La Vérité is the penultimate feature by Henri-Georges Clouzot, who was already starting to be seen as old hat by the French New Wave filmmakers. It stars everybody’s favourite pouting French blonde bombshell fascist who “only cares about the animals,” Brigitte Bardot. The film was hotly anticipated when it came out in 1960 because it was the sold as the film where Bardot would become a “real actress.” It was a long and complicated shoot, with plenty of scandalous stories coming out in the press.
Bardot plays Dominique Marceau, who is under trial for the murder of her lover Gilbert (Sami Frey). Over the course of the next two hours, you witness the events that led up to the murder, through testimony during the trial by various witnesses. You know from the get-go that she did it, but was it cold-blooded murder or just a “crime of passion”? Her character is constantly assassinated during the trial: she was a small-town girl who moved to Paris with her more upright sister, and all the things that you would expect a young Brigitte Bardot to get up to happened. Her lover, a talented young music student, was initially her sister’s boyfriend, but then sparks fly between the two.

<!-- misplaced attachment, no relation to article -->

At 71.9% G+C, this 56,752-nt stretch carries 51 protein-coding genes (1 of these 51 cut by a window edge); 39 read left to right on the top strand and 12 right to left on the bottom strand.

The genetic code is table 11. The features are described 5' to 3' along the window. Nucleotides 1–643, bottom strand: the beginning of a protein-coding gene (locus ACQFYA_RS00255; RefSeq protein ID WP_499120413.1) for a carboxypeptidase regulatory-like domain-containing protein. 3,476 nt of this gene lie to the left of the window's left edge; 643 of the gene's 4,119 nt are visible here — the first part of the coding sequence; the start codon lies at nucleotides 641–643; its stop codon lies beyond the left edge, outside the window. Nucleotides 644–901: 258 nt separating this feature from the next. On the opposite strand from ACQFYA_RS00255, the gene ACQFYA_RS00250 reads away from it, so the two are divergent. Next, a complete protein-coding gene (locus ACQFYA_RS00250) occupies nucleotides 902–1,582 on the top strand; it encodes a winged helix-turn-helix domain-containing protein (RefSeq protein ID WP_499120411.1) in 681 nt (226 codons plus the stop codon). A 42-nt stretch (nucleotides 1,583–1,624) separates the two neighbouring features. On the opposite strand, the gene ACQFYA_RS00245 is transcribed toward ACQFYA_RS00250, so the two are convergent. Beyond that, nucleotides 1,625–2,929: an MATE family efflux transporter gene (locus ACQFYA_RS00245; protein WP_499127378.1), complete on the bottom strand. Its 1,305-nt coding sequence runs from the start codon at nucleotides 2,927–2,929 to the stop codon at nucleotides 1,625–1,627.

When the film came out, it was a smash hit—probably down to Bardot more than anything else. It actually is still the biggest hit of Bardot’s film career, as she would retire in the early ’70s. It’s a fascinating film, because on one hand Dominique is completely at fault for her own fate, but the sexist prosecution isn’t let off the hook by Clouzot either. It’s certainly a film at a crossroads, with one foot in the more prudish ’50s and the other in the more liberated ’60s (the film came out in 1960.)
Clouzot directs with his classic precision in storytelling, with barely a frame wasted, even if it could probably have been trimmed down. It has stylistic flourishes when Clouzot considers them appropriate, but only then: a shot of Bardot’s face reflecting off a piece of broken glass is a standout image. According to reports, Clouzot and Bardot clashed constantly on set, one of the male leads left the project, Bardot suffered a nervous breakdown and attempted suicide (much like her character in the film), and she had an affair with Sami Frey that ended her marriage. But despite this troublesome production, it’s a key film in both Clouzot and Bardot’s careers.
The disc includes a documentary on Clouzot and archival interviews with Clouzot and Bardot. The essay in the booklet is by film scholar Ginette Vincendeau.